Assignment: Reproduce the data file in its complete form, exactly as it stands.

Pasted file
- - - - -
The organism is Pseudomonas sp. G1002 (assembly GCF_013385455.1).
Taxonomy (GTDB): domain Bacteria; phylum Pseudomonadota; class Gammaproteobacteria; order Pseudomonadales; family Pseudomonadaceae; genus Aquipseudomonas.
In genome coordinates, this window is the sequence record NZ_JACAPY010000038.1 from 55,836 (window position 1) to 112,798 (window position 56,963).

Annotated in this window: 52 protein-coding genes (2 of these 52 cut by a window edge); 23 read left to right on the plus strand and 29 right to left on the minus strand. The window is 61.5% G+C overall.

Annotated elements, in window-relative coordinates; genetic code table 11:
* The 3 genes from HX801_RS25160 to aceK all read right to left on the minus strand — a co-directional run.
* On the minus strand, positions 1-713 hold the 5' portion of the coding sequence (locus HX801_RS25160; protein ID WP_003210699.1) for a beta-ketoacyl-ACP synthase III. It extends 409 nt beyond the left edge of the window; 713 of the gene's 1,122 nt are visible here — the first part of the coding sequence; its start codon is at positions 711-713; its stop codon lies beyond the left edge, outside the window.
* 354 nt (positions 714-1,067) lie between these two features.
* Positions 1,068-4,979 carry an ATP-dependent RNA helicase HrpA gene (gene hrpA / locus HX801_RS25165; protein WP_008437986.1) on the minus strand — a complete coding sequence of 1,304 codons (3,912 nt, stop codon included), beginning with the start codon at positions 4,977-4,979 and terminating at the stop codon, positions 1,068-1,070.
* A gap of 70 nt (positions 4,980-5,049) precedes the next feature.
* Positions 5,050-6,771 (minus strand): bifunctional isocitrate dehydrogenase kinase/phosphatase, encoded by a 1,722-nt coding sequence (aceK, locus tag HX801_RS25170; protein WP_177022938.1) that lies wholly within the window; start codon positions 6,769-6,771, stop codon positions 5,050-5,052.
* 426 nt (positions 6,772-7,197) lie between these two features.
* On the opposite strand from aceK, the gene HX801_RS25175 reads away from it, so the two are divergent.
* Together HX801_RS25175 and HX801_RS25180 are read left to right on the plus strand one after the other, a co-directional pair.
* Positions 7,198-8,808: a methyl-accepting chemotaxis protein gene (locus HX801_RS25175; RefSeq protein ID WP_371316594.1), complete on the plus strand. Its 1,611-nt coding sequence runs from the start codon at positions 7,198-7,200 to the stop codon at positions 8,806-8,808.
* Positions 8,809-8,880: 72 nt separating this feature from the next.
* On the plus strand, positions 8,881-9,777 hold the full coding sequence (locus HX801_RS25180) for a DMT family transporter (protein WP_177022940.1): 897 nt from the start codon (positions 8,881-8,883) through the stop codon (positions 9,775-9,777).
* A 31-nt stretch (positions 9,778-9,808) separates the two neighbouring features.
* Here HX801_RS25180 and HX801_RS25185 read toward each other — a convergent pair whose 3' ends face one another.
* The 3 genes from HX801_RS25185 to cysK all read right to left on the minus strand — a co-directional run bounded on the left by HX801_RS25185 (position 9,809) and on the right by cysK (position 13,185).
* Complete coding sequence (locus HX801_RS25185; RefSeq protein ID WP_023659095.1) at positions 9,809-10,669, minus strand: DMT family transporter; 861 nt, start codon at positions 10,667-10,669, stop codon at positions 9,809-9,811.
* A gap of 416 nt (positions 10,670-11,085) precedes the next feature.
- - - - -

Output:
The organism is Pseudomonas sp. G1002 (assembly GCF_013385455.1).
Taxonomy (GTDB): domain Bacteria; phylum Pseudomonadota; class Gammaproteobacteria; order Pseudomonadales; family Pseudomonadaceae; genus Aquipseudomonas.
In genome coordinates, this window is the sequence record NZ_JACAPY010000038.1 from 55,836 (window position 1) to 112,798 (window position 56,963).

Annotated in this window: 52 protein-coding genes (2 of these 52 cut by a window edge); 23 read left to right on the plus strand and 29 right to left on the minus strand. The window is 61.5% G+C overall.

Annotated elements, in window-relative coordinates; genetic code table 11:
* The 3 genes from HX801_RS25160 to aceK all read right to left on the minus strand — a co-directional run.
* On the minus strand, positions 1-713 hold the 5' portion of the coding sequence (locus HX801_RS25160; protein ID WP_003210699.1) for a beta-ketoacyl-ACP synthase III. It extends 409 nt beyond the left edge of the window; 713 of the gene's 1,122 nt are visible here — the first part of the coding sequence; its start codon is at positions 711-713; its stop codon lies beyond the left edge, outside the window.
* 354 nt (positions 714-1,067) lie between these two features.
* Positions 1,068-4,979 carry an ATP-dependent RNA helicase HrpA gene (gene hrpA / locus HX801_RS25165; protein WP_008437986.1) on the minus strand — a complete coding sequence of 1,304 codons (3,912 nt, stop codon included), beginning with the start codon at positions 4,977-4,979 and terminating at the stop codon, positions 1,068-1,070.
* A gap of 70 nt (positions 4,980-5,049) precedes the next feature.
* Positions 5,050-6,771 (minus strand): bifunctional isocitrate dehydrogenase kinase/phosphatase, encoded by a 1,722-nt coding sequence (aceK, locus tag HX801_RS25170; protein WP_177022938.1) that lies wholly within the window; start codon positions 6,769-6,771, stop codon positions 5,050-5,052.
* 426 nt (positions 6,772-7,197) lie between these two features.
* On the opposite strand from aceK, the gene HX801_RS25175 reads away from it, so the two are divergent.
* Together HX801_RS25175 and HX801_RS25180 are read left to right on the plus strand one after the other, a co-directional pair.
* Positions 7,198-8,808: a methyl-accepting chemotaxis protein gene (locus HX801_RS25175; RefSeq protein ID WP_371316594.1), complete on the plus strand. Its 1,611-nt coding sequence runs from the start codon at positions 7,198-7,200 to the stop codon at positions 8,806-8,808.
* Positions 8,809-8,880: 72 nt separating this feature from the next.
* On the plus strand, positions 8,881-9,777 hold the full coding sequence (locus HX801_RS25180) for a DMT family transporter (protein WP_177022940.1): 897 nt from the start codon (positions 8,881-8,883) through the stop codon (positions 9,775-9,777).
* A 31-nt stretch (positions 9,778-9,808) separates the two neighbouring features.
* Here HX801_RS25180 and HX801_RS25185 read toward each other — a convergent pair whose 3' ends face one another.
* The 3 genes from HX801_RS25185 to cysK all read right to left on the minus strand — a co-directional run bounded on the left by HX801_RS25185 (position 9,809) and on the right by cysK (position 13,185).
* Complete coding sequence (locus HX801_RS25185; RefSeq protein ID WP_023659095.1) at positions 9,809-10,669, minus strand: DMT family transporter; 861 nt, start codon at positions 10,667-10,669, stop codon at positions 9,809-9,811.
* A gap of 416 nt (positions 10,670-11,085) precedes the next feature.